Many teams, fans, players, journalists, gamblers, stat nerds often look to post-game box scores or statistics to formulate a full appreciation or understanding of a specific game.
Stats can paint trends, observations and tendencies that can be missed when simply watching a game in person or on TV.
However, in the case of French Ligue 1 game at the weekend, stats can also be misleading.
Paris Saint German, considered the best team in France currently, took on Ajaccio, a team that finished one spot out of relegation last season. Here’s a look at some of the post-match stats from the game:
But as we know, the only stat that really matters at the end of the day is the one written on the scoreboard. So how many goals did PSG win by?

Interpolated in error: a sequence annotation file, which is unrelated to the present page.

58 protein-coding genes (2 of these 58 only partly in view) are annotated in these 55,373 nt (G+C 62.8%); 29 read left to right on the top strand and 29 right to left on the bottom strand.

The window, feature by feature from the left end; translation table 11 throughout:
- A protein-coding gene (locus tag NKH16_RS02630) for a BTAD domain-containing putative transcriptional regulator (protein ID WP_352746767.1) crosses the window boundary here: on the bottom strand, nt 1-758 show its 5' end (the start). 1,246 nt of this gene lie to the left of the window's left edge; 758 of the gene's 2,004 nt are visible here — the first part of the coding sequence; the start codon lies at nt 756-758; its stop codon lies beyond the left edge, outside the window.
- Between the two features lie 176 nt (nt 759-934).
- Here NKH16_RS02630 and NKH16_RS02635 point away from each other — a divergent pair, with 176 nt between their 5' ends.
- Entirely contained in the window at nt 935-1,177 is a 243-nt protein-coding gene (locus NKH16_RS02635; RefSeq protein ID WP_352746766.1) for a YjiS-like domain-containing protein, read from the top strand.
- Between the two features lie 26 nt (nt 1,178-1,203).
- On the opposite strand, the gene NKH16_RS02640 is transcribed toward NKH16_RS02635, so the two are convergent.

They didn’t win.
In fact, they needed an 86th minute wonder-goal from new signing, Edinson Cavani, to scrap a 1-1 draw from the game:
“This is football” said Cavani after that game. “We deserved to win. We had so many opportunities”
Cavani’s fellow striker, Zlatan Ibrahimović, had no less than 10 shots. Each one of them on target. Each one of them saved by Ajaccio goalkeeper, Guillermo Ochoa.
The 39 shot attempts by PSG made Ligue 1 history for the most shot by a team in any game in league history. To compare, no team in the Premier League had more than 20 shot attempts over the weekend.
Games like this must be rare, right?
Wrong. In fact, shots is often overused as a stat with a direct correlation to goals or results.
If you dig into the Premier League games from the weekend, you would see that Fulham defeated Sunderland 1-0 on Saturday, despite attempting just one shot in the game compared to 14 by their opponents.
Moral of the story: “Quality, not quantity, lads!”